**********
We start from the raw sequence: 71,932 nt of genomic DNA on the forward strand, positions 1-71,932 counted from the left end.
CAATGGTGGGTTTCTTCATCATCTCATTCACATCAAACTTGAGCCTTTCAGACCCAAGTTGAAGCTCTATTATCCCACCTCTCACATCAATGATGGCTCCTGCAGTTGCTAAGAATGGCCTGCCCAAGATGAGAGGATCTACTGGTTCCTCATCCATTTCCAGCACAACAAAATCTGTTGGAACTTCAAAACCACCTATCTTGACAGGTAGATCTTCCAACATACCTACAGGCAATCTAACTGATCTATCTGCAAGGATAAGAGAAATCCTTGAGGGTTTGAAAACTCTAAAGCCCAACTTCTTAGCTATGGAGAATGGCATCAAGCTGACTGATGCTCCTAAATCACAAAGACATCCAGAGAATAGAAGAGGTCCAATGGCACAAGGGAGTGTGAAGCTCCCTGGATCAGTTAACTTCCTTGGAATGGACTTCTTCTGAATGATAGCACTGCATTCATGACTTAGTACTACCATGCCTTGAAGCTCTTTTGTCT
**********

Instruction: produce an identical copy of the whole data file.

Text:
We start from the raw sequence: 71,932 nt of genomic DNA on the forward strand, positions 1-71,932 counted from the left end.
CAATGGTGGGTTTCTTCATCATCTCATTCACATCAAACTTGAGCCTTTCAGACCCAAGTTGAAGCTCTATTATCCCACCTCTCACATCAATGATGGCTCCTGCAGTTGCTAAGAATGGCCTGCCCAAGATGAGAGGATCTACTGGTTCCTCATCCATTTCCAGCACAACAAAATCTGTTGGAACTTCAAAACCACCTATCTTGACAGGTAGATCTTCCAACATACCTACAGGCAATCTAACTGATCTATCTGCAAGGATAAGAGAAATCCTTGAGGGTTTGAAAACTCTAAAGCCCAACTTCTTAGCTATGGAGAATGGCATCAAGCTGACTGATGCTCCTAAATCACAAAGACATCCAGAGAATAGAAGAGGTCCAATGGCACAAGGGAGTGTGAAGCTCCCTGGATCAGTTAACTTCCTTGGAATGGACTTCTTCTGAATGATAGCACTGCATTCATGACTTAGTACTACCATGCCTTGAAGCTCTTTTGTCT